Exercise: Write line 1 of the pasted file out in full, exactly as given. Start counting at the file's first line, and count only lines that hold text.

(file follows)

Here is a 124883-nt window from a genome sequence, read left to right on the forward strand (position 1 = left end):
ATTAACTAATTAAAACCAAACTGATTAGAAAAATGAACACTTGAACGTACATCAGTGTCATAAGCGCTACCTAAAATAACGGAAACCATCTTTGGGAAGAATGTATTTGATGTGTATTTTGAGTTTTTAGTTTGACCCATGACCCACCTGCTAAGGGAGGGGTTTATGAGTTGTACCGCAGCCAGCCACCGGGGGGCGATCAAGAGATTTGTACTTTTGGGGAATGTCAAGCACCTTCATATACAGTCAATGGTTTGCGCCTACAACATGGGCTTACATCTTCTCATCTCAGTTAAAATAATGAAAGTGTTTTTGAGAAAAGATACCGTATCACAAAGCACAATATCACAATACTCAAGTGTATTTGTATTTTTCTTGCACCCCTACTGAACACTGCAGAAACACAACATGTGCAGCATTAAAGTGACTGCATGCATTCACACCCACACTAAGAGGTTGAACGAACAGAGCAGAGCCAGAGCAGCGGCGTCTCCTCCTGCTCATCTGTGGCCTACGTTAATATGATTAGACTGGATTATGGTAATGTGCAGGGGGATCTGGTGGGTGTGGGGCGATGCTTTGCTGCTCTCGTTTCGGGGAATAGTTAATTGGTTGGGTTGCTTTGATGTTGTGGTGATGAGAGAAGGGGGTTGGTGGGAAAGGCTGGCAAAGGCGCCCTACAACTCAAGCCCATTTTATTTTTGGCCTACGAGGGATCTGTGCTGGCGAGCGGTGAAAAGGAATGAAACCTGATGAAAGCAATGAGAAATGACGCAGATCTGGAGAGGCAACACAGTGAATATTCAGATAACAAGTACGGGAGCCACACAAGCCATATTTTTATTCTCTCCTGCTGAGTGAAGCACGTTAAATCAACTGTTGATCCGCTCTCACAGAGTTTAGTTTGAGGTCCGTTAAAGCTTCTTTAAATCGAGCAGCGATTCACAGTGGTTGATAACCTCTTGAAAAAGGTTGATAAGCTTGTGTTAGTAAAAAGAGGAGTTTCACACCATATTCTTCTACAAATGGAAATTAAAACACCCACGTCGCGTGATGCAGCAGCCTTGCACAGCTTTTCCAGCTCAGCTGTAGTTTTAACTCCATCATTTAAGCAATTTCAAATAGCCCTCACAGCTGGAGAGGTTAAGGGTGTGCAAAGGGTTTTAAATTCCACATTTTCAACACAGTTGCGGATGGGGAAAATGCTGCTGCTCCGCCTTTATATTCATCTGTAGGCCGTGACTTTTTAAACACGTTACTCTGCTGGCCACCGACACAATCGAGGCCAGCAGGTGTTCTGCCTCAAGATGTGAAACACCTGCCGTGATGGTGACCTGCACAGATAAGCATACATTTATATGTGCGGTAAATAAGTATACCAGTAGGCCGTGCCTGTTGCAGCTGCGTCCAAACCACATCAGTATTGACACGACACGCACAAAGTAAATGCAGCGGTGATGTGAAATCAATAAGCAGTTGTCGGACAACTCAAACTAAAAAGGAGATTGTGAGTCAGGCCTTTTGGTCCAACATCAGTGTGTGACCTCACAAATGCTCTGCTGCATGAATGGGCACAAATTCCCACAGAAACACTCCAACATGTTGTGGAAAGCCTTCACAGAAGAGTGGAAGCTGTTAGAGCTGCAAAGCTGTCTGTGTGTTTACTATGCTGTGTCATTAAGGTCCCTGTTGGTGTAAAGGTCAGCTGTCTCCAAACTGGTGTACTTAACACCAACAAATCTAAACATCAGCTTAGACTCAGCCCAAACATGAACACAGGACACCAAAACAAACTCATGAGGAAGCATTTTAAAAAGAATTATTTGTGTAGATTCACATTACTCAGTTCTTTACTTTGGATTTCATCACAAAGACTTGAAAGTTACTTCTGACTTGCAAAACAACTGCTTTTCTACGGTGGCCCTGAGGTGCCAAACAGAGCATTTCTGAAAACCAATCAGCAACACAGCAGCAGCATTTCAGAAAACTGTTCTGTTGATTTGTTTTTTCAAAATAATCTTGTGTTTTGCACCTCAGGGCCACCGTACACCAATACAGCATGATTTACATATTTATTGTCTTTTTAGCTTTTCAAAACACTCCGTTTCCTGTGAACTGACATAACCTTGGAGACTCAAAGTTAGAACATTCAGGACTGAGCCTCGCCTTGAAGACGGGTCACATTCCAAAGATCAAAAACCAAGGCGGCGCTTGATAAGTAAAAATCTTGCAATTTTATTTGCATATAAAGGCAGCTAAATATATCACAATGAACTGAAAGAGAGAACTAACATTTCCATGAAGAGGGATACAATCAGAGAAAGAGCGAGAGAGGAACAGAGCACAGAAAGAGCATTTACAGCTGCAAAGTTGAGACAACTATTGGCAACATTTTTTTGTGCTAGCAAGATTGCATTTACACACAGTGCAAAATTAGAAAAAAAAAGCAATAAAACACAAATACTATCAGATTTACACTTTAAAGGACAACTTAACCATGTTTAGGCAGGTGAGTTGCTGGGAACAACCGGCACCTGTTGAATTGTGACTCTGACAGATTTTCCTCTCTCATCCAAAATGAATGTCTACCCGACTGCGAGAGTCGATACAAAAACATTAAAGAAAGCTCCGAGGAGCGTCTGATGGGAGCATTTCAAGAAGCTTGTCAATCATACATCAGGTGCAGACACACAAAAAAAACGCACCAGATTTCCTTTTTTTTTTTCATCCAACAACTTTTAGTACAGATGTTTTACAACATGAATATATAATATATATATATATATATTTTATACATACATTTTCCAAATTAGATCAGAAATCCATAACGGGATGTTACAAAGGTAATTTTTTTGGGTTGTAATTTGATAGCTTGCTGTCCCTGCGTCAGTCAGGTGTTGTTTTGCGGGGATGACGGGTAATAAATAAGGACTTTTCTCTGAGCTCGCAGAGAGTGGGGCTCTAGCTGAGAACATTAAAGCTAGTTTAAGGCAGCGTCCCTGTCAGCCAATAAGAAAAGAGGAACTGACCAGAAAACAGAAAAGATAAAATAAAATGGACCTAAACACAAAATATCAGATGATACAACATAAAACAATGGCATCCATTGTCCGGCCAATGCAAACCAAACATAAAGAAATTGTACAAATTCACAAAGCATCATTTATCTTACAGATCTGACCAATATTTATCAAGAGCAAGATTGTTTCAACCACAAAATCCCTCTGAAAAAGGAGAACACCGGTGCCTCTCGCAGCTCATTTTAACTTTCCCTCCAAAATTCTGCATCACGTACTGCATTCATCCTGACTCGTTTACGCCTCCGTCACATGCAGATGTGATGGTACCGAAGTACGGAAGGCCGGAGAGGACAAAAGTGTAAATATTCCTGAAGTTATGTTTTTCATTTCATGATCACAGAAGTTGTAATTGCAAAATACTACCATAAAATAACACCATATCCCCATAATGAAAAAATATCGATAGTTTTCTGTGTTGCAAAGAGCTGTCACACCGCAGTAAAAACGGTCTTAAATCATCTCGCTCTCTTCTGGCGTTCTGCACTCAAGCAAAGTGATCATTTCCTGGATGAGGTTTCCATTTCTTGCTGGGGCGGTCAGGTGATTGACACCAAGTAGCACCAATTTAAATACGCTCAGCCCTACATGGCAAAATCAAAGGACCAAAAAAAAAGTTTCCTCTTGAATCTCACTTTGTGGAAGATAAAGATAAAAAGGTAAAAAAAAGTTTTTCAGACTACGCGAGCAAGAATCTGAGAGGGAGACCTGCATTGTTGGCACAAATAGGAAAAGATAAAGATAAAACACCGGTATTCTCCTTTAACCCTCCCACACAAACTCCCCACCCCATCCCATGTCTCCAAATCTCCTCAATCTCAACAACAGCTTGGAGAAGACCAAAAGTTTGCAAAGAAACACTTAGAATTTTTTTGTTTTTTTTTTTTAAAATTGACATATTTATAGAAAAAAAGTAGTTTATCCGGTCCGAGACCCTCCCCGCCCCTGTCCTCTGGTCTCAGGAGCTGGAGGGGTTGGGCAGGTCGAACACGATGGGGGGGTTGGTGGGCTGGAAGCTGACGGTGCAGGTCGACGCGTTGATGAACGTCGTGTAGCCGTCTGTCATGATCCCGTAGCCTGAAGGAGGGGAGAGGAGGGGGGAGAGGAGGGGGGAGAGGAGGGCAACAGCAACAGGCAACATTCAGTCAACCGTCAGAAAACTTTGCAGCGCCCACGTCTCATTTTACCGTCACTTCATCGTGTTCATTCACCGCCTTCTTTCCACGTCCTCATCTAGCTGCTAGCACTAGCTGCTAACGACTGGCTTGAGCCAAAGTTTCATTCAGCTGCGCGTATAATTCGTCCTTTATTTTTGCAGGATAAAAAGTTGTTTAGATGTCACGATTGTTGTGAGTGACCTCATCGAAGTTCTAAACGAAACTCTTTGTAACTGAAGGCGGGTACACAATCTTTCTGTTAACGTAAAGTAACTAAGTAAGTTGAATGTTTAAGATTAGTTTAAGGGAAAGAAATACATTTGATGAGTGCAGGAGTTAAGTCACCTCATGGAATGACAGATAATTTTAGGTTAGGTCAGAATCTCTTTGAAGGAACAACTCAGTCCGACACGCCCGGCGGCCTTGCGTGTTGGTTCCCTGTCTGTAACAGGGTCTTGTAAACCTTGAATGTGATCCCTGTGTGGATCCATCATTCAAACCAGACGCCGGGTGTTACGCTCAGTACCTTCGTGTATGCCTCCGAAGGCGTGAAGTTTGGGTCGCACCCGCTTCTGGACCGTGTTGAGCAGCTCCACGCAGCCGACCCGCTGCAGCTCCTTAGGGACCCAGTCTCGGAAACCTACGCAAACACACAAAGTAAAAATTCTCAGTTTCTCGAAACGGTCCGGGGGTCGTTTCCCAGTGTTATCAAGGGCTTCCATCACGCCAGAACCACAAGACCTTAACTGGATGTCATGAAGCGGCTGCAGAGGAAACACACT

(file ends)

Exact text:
Here is a 124883-nt window from a genome sequence, read left to right on the forward strand (position 1 = left end):